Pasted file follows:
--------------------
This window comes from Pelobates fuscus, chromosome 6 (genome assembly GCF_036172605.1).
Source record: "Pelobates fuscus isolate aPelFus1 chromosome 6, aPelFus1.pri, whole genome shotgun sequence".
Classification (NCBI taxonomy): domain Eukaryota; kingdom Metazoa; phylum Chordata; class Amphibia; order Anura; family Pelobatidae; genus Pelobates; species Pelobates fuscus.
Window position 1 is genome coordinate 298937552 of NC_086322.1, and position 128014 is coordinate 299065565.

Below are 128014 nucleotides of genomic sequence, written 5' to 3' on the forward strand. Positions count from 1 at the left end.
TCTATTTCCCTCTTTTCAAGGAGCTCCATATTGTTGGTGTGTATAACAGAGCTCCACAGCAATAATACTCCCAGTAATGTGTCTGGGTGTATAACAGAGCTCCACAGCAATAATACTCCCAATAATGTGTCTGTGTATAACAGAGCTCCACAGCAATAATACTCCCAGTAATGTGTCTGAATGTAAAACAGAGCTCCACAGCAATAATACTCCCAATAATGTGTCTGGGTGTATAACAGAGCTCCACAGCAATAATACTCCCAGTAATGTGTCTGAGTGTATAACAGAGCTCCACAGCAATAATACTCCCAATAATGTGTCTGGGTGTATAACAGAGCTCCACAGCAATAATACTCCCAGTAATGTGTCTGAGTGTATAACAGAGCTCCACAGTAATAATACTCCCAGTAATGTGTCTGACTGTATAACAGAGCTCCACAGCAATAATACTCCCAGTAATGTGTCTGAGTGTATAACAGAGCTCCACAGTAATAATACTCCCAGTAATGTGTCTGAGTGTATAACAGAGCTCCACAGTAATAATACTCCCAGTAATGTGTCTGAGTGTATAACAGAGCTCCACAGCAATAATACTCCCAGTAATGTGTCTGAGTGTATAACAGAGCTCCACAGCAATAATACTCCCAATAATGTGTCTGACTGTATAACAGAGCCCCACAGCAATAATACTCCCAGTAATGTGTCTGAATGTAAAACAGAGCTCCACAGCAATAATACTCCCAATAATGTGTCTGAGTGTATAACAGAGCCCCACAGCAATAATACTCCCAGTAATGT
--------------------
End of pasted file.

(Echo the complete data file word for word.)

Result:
This window comes from Pelobates fuscus, chromosome 6 (genome assembly GCF_036172605.1).
Source record: "Pelobates fuscus isolate aPelFus1 chromosome 6, aPelFus1.pri, whole genome shotgun sequence".
Classification (NCBI taxonomy): domain Eukaryota; kingdom Metazoa; phylum Chordata; class Amphibia; order Anura; family Pelobatidae; genus Pelobates; species Pelobates fuscus.
Window position 1 is genome coordinate 298937552 of NC_086322.1, and position 128014 is coordinate 299065565.

Below are 128014 nucleotides of genomic sequence, written 5' to 3' on the forward strand. Positions count from 1 at the left end.
TCTATTTCCCTCTTTTCAAGGAGCTCCATATTGTTGGTGTGTATAACAGAGCTCCACAGCAATAATACTCCCAGTAATGTGTCTGGGTGTATAACAGAGCTCCACAGCAATAATACTCCCAATAATGTGTCTGTGTATAACAGAGCTCCACAGCAATAATACTCCCAGTAATGTGTCTGAATGTAAAACAGAGCTCCACAGCAATAATACTCCCAATAATGTGTCTGGGTGTATAACAGAGCTCCACAGCAATAATACTCCCAGTAATGTGTCTGAGTGTATAACAGAGCTCCACAGCAATAATACTCCCAATAATGTGTCTGGGTGTATAACAGAGCTCCACAGCAATAATACTCCCAGTAATGTGTCTGAGTGTATAACAGAGCTCCACAGTAATAATACTCCCAGTAATGTGTCTGACTGTATAACAGAGCTCCACAGCAATAATACTCCCAGTAATGTGTCTGAGTGTATAACAGAGCTCCACAGTAATAATACTCCCAGTAATGTGTCTGAGTGTATAACAGAGCTCCACAGTAATAATACTCCCAGTAATGTGTCTGAGTGTATAACAGAGCTCCACAGCAATAATACTCCCAGTAATGTGTCTGAGTGTATAACAGAGCTCCACAGCAATAATACTCCCAATAATGTGTCTGACTGTATAACAGAGCCCCACAGCAATAATACTCCCAGTAATGTGTCTGAATGTAAAACAGAGCTCCACAGCAATAATACTCCCAATAATGTGTCTGAGTGTATAACAGAGCCCCACAGCAATAATACTCCCAGTAATGT